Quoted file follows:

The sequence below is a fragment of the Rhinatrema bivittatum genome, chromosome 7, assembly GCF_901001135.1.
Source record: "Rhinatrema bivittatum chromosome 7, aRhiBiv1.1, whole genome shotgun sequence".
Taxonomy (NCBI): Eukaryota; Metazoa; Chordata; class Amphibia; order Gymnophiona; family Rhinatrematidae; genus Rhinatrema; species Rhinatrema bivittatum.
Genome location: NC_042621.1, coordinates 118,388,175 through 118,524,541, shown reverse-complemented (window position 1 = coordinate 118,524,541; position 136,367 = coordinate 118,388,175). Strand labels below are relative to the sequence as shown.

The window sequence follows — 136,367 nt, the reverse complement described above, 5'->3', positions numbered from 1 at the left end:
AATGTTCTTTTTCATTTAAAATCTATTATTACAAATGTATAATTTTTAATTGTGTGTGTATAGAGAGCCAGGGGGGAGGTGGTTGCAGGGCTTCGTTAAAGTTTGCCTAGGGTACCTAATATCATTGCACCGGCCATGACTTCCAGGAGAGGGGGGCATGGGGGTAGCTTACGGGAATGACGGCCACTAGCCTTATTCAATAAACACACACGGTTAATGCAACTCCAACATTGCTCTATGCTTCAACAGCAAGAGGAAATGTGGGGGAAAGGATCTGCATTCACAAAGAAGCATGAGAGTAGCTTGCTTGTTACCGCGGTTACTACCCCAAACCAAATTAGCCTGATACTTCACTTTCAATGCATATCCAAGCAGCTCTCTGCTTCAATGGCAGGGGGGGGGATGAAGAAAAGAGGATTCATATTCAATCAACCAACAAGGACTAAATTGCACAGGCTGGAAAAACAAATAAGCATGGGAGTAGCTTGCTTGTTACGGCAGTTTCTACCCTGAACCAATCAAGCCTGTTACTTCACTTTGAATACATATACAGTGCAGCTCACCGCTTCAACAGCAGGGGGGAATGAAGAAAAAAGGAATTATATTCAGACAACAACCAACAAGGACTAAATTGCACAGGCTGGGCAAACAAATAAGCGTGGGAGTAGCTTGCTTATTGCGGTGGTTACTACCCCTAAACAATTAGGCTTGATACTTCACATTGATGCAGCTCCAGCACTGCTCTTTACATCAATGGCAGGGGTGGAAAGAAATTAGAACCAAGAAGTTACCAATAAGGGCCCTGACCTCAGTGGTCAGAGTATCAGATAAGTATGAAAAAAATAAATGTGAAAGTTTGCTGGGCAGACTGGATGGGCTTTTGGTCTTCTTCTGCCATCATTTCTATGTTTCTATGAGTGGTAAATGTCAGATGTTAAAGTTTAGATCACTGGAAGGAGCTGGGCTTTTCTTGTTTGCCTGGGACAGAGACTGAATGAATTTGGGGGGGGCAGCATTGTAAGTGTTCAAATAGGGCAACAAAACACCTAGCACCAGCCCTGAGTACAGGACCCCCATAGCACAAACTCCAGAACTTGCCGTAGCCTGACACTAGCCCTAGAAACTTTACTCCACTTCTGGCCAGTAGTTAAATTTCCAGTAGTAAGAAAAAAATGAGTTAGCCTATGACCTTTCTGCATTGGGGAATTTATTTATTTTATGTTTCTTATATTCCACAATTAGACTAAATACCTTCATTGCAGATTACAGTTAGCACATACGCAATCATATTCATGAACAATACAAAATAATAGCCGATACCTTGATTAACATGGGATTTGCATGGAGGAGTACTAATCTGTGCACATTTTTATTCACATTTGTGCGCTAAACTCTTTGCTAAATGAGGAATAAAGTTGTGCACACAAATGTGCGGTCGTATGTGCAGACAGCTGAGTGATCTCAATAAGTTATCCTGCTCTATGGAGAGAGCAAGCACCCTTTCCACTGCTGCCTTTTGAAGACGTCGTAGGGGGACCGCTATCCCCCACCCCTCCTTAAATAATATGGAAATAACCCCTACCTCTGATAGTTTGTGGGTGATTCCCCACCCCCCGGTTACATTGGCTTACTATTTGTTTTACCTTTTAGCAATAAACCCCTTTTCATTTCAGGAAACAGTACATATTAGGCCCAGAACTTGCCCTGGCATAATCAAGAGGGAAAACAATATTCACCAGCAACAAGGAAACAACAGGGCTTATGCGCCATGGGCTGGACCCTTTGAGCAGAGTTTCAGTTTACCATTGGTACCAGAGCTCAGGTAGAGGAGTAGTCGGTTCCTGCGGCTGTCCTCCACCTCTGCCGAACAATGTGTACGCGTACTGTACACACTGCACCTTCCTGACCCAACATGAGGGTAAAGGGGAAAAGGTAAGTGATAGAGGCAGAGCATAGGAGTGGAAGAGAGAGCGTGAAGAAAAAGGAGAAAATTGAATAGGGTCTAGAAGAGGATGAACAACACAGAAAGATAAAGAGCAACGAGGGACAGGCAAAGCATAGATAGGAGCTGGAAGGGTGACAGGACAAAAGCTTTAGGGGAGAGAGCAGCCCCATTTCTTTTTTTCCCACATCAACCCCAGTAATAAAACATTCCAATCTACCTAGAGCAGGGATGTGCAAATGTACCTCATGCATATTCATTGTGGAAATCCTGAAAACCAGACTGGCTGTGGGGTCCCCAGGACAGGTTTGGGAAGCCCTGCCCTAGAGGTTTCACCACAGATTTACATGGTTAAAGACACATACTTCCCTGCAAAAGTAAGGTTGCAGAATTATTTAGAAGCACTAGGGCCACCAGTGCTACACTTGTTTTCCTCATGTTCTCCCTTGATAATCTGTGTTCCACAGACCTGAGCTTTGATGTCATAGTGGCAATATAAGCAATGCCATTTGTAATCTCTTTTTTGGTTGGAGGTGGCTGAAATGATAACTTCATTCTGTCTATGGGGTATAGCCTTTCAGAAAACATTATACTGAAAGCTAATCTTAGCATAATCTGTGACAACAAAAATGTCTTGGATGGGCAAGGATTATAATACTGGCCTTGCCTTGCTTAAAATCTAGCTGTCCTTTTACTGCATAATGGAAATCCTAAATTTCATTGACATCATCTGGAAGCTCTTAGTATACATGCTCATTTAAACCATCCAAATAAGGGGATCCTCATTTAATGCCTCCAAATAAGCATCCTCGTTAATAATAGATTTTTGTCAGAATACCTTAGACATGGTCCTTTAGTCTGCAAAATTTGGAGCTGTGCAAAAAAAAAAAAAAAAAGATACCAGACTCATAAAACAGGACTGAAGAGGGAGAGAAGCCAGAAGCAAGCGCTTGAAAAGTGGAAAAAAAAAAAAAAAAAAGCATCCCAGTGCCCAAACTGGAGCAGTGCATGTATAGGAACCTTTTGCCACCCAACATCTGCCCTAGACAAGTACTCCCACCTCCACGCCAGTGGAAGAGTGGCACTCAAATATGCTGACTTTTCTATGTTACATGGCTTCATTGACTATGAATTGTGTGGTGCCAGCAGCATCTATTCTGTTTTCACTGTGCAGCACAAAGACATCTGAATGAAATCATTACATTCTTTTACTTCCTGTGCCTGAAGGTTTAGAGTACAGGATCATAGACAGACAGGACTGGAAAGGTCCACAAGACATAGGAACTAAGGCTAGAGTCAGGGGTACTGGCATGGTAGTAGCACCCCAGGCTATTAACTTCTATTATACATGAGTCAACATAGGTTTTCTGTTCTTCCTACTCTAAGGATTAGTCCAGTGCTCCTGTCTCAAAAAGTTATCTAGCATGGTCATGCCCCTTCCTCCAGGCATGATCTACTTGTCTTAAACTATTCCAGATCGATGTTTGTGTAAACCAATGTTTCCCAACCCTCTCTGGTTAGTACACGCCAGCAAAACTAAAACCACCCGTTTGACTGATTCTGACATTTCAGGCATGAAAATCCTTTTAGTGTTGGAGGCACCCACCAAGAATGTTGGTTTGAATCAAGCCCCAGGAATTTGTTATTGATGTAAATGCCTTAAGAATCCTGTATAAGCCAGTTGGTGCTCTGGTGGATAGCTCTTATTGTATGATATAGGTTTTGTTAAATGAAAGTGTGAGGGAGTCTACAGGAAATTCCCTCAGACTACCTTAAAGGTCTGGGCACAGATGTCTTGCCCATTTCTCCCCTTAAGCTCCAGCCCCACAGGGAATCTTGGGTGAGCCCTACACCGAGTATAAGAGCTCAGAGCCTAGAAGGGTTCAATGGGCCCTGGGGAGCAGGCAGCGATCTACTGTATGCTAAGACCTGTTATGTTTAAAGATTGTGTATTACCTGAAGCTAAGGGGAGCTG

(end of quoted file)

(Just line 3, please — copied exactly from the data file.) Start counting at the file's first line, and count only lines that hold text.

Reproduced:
Taxonomy (NCBI): Eukaryota; Metazoa; Chordata; class Amphibia; order Gymnophiona; family Rhinatrematidae; genus Rhinatrema; species Rhinatrema bivittatum.